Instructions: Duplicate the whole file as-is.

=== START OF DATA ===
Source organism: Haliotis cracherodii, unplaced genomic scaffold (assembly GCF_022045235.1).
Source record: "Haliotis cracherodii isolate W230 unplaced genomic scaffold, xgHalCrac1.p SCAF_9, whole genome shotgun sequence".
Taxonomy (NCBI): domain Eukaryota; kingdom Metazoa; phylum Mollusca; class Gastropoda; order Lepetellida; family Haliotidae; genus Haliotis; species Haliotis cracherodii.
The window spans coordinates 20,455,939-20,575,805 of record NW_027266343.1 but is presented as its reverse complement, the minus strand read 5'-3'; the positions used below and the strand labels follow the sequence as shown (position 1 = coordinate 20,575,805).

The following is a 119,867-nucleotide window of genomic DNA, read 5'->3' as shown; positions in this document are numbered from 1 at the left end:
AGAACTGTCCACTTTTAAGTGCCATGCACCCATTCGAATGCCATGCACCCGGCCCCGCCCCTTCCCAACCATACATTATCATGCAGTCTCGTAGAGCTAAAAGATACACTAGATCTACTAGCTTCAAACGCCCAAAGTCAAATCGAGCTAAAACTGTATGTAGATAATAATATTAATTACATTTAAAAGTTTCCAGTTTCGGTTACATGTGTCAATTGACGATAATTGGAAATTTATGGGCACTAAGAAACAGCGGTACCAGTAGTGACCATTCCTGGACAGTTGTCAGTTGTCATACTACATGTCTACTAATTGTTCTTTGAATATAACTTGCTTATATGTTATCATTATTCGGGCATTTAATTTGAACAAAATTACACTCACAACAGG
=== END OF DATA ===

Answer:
Source organism: Haliotis cracherodii, unplaced genomic scaffold (assembly GCF_022045235.1).
Source record: "Haliotis cracherodii isolate W230 unplaced genomic scaffold, xgHalCrac1.p SCAF_9, whole genome shotgun sequence".
Taxonomy (NCBI): domain Eukaryota; kingdom Metazoa; phylum Mollusca; class Gastropoda; order Lepetellida; family Haliotidae; genus Haliotis; species Haliotis cracherodii.
The window spans coordinates 20,455,939-20,575,805 of record NW_027266343.1 but is presented as its reverse complement, the minus strand read 5'-3'; the positions used below and the strand labels follow the sequence as shown (position 1 = coordinate 20,575,805).

The following is a 119,867-nucleotide window of genomic DNA, read 5'->3' as shown; positions in this document are numbered from 1 at the left end:
AGAACTGTCCACTTTTAAGTGCCATGCACCCATTCGAATGCCATGCACCCGGCCCCGCCCCTTCCCAACCATACATTATCATGCAGTCTCGTAGAGCTAAAAGATACACTAGATCTACTAGCTTCAAACGCCCAAAGTCAAATCGAGCTAAAACTGTATGTAGATAATAATATTAATTACATTTAAAAGTTTCCAGTTTCGGTTACATGTGTCAATTGACGATAATTGGAAATTTATGGGCACTAAGAAACAGCGGTACCAGTAGTGACCATTCCTGGACAGTTGTCAGTTGTCATACTACATGTCTACTAATTGTTCTTTGAATATAACTTGCTTATATGTTATCATTATTCGGGCATTTAATTTGAACAAAATTACACTCACAACAGG